On June 23rd we’ll be supporting International Women in Engineering day, an international campaign to raise the profile of women in engineering.
We know that many of our clients are keen to increase the number of women working for them, yet women are still a noticeably smaller percentage of our candidate base.
Overall, women make up 46% of the UK workforce, but less than 1 in 10 of those working in engineering are women, the lowest percentage in Europe. Although things are changing, slowly, women are clearly still under represented in the world of engineering and manufacturing.
Despite many campaigns and initiatives the word doesn’t seem to be getting out there that engineering offers brilliant opportunities for all. We think there are three key areas that everyone working and supporting the engineering industry needs to focus on to change that:
Make engineering a more accessible career option: There is no doubt we need to encourage more young people to consider careers in engineering – both male and female. There has been some success in encouraging more young people to study STEM subjects, essential in progressing to a career in engineering. Yet, for some reason, this has not led to an increase in the number of people entering the sector. For example, only half of women with an engineering and technology degree are working in the industry. We need to think about how visible engineering is as a career option within schools and universities, and what awareness there is of what an ‘engineer’ actually does in order to encourage more people to apply for jobs in the sector.
We also have to accept that after years of being a male dominated industry some organisations need to work harder at making working environments as welcoming to female as it is to male employees.
Promote the range of roles: One of the aims of the Women’s Engineering Society is to bring attention to the wide range of career opportunities available in the engineering sector. A lot of the activity around increasing the number of women entering the industry has focussed on women changing their perception of the type of job they could do. Instead there should be more emphasis on promoting what’s great about working in engineering, and the many benefits, opportunities and experiences that are on offer.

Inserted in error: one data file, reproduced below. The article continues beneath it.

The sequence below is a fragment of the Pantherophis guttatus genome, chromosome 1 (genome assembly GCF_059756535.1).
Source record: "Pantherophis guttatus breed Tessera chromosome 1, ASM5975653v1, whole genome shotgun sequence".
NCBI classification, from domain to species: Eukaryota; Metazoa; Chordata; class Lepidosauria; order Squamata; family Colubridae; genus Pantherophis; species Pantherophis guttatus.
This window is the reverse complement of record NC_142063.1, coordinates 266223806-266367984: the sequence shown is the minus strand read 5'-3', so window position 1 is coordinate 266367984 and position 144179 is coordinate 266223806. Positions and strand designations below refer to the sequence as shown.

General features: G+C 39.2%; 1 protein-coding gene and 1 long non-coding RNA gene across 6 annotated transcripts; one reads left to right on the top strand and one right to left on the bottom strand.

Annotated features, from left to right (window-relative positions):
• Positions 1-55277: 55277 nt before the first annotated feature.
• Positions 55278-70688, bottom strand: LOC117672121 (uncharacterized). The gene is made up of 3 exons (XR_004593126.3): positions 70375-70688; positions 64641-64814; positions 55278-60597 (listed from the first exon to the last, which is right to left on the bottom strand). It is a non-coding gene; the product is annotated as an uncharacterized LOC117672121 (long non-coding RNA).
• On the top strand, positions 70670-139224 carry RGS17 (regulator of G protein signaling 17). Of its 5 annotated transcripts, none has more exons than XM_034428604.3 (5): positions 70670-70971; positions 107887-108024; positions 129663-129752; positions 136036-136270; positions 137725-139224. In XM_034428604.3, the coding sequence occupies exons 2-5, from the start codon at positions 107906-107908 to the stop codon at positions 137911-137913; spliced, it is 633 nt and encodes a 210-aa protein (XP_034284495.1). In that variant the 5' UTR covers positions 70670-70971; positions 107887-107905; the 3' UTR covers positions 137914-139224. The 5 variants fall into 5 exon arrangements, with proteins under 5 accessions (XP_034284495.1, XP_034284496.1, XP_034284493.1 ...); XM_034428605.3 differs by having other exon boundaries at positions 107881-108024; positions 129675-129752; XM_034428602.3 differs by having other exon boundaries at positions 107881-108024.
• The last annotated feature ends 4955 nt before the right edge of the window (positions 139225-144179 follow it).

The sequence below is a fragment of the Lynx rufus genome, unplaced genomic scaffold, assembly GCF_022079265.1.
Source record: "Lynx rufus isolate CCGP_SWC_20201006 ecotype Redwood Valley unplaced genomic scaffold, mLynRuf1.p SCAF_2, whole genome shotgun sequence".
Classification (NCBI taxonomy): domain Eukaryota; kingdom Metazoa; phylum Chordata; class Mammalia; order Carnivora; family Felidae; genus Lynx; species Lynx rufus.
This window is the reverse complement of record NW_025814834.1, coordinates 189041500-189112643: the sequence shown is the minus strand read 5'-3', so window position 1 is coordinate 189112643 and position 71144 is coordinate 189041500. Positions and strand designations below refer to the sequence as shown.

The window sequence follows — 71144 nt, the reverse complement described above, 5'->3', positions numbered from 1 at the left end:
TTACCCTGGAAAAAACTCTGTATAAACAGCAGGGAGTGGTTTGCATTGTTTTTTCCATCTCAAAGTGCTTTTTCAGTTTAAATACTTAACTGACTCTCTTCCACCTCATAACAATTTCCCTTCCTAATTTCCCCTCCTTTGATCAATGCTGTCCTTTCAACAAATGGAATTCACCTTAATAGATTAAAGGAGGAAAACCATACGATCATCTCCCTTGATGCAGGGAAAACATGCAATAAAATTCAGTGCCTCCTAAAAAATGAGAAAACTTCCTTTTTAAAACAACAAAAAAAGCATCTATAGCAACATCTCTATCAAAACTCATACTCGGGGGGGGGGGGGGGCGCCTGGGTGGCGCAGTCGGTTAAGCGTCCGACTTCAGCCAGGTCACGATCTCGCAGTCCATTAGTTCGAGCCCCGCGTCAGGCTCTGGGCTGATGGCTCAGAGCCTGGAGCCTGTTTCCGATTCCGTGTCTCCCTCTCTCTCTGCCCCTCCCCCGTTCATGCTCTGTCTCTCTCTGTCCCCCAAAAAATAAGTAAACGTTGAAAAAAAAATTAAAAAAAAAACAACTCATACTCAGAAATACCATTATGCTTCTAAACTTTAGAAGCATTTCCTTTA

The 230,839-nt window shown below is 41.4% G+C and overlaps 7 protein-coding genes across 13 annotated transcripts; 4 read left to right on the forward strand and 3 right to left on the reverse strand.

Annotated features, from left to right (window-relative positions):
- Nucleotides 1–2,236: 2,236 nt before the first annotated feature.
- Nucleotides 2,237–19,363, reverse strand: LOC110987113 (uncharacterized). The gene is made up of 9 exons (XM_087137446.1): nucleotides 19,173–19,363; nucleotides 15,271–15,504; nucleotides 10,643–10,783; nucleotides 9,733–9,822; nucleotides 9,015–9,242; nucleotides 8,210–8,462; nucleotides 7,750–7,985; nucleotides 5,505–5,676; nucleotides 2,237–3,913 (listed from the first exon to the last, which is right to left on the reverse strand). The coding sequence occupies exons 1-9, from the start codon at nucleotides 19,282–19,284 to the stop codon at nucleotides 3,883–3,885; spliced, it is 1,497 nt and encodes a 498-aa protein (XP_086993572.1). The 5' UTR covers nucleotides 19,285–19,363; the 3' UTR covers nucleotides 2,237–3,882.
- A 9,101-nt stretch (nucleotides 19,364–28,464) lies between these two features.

Focus on abilities and values rather than the skills: A report from WISE (Women in Science and Engineering) in 2014 addressed one of the issues we believe is vital to solving this problem. They believe, as do we, that there is too much focus on what engineers ‘do’. The report suggests that the industry would be more successful in attracting women if it changed its focus, to concentrate on the type of people that are successful in engineering careers. WISE recommends creating a ‘person spec’ as well as a ‘job spec’ when talking about particular roles in engineering.
Our approach to recruitment is based exactly on that approach – we know that finding the right type of person for a role is much more important that the type of skills and experiences they have.